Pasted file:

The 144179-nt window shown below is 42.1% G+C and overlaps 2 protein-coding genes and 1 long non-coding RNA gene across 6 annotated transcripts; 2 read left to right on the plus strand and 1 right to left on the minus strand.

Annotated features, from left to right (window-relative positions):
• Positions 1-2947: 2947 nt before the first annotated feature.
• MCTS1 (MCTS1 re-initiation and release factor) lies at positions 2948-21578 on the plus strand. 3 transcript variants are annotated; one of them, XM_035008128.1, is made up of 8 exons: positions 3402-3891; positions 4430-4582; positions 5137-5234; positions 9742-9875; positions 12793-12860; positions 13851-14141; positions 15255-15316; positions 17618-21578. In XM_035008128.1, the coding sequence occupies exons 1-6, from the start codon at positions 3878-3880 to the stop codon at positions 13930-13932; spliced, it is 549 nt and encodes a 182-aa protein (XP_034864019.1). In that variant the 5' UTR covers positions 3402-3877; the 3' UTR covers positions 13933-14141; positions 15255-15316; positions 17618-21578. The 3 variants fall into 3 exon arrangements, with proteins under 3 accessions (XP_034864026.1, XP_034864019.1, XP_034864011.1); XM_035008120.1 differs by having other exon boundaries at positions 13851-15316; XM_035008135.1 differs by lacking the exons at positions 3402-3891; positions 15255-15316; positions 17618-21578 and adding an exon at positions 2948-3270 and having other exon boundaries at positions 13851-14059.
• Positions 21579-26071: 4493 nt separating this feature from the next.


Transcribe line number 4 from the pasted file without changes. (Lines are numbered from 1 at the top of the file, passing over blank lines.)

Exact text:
• MCTS1 (MCTS1 re-initiation and release factor) lies at positions 2948-21578 on the plus strand. 3 transcript variants are annotated; one of them, XM_035008128.1, is made up of 8 exons: positions 3402-3891; positions 4430-4582; positions 5137-5234; positions 9742-9875; positions 12793-12860; positions 13851-14141; positions 15255-15316; positions 17618-21578. In XM_035008128.1, the coding sequence occupies exons 1-6, from the start codon at positions 3878-3880 to the stop codon at positions 13930-13932; spliced, it is 549 nt and encodes a 182-aa protein (XP_034864019.1). In that variant the 5' UTR covers positions 3402-3877; the 3' UTR covers positions 13933-14141; positions 15255-15316; positions 17618-21578. The 3 variants fall into 3 exon arrangements, with proteins under 3 accessions (XP_034864026.1, XP_034864019.1, XP_034864011.1); XM_035008120.1 differs by having other exon boundaries at positions 13851-15316; XM_035008135.1 differs by lacking the exons at positions 3402-3891; positions 15255-15316; positions 17618-21578 and adding an exon at positions 2948-3270 and having other exon boundaries at positions 13851-14059.